Sending your research out into the world

On Wednesday 19 June 2019, there is a deadline for PGRs hoping to graduate in July to complete all the requirements for the award of their research degree.  Among a few other things, this includes submitting an electronic copy of your thesis to the University of Birmingham eTheses repository.

deposit etheses screenshot

Depositing your thesis is a great opportunity to engage with Open Research. Making your research openly available without any barriers is recognised as benefiting both the public and scholarly endeavour, speeding up progress and improving research quality and integrity.  The UoB eTheses repository receives over a million downloads per year and provides an important route for exposing your research to the world, allowing others to discover it and benefit from your work.  If people can access your thesis, they are more likely to cite it in their own research, helping to develop your own impact upon your field.  Thus, when you deposit your thesis and are asked to select an access option, it is highly recommended that you choose Option A (fully accessible).  In addition to sharing your thesis openly, you can also make data and software underlying your thesis openly available. Some guidance to get you started on that is available on our Research Data Management pages.

Of course there may be legitimate reasons why you can’t make your theses open access immediately and we provide several access options:

  • Option A: fully accessible
  • Option B: electronic version available upon request until specified end date
  • Option C: electronic version restricted until specified end date
  • Option D: full embargo (hard and electronic copy) until specified end date

The most common reason for not choosing Option A is having a commercial agreement in place.  You might also be concerned about sensitive data in your thesis, though in such circumstances you should discuss options for anonymisation with your supervisor and your thesis can then be openly available with some information redacted.  If you are concerned about the impact of open access on your ability to publish a monograph from your thesis, please check with potential publishers – most of them don’t have such restrictions in place. With pre-prints now becoming more established, most journals won’t object to you submitting an article based on research made openly available via your thesis.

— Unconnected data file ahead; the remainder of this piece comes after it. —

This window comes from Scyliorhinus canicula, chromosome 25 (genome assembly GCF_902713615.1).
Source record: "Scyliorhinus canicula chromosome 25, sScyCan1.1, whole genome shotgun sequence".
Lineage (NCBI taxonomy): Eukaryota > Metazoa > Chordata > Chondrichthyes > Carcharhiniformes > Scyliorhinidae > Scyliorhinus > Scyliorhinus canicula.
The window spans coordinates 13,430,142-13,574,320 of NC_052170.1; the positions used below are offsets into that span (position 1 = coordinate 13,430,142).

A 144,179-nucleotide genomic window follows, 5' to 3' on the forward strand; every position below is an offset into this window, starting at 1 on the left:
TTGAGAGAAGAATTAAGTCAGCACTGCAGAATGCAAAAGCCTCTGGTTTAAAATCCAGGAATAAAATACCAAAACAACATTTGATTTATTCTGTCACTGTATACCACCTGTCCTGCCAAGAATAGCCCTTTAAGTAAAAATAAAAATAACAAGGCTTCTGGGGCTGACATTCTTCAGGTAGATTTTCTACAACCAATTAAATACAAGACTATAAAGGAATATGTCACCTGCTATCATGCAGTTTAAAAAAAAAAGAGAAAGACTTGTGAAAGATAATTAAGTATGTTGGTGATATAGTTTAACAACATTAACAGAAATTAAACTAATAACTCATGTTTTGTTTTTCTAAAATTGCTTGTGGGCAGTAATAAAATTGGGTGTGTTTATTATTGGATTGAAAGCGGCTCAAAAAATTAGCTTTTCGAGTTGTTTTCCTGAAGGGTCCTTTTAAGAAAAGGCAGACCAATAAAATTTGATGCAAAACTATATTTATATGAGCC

If you are thinking about restricting access, you should check the conditions of any funding you have received. It is increasingly a condition of funding that your thesis is made openly available within a reasonable time from graduation.

As with any research publication, you will need to ensure your thesis complies with copyright legislation.  In short, you should only include third party created material if it is out of copyright, your usage falls under fair dealing, you have obtained permission, or a suitable reuse licence is in place.  You can find out more on the library’s copyright pages.

On the thesis guidance section of the Library Services webpages, you can find out more about your access options and get detailed instruction on how to upload your thesis.

What factors will you consider when deciding which access option to select for your thesis?  What does open access publishing (of theses or journal articles) mean to you?

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Helen Kara

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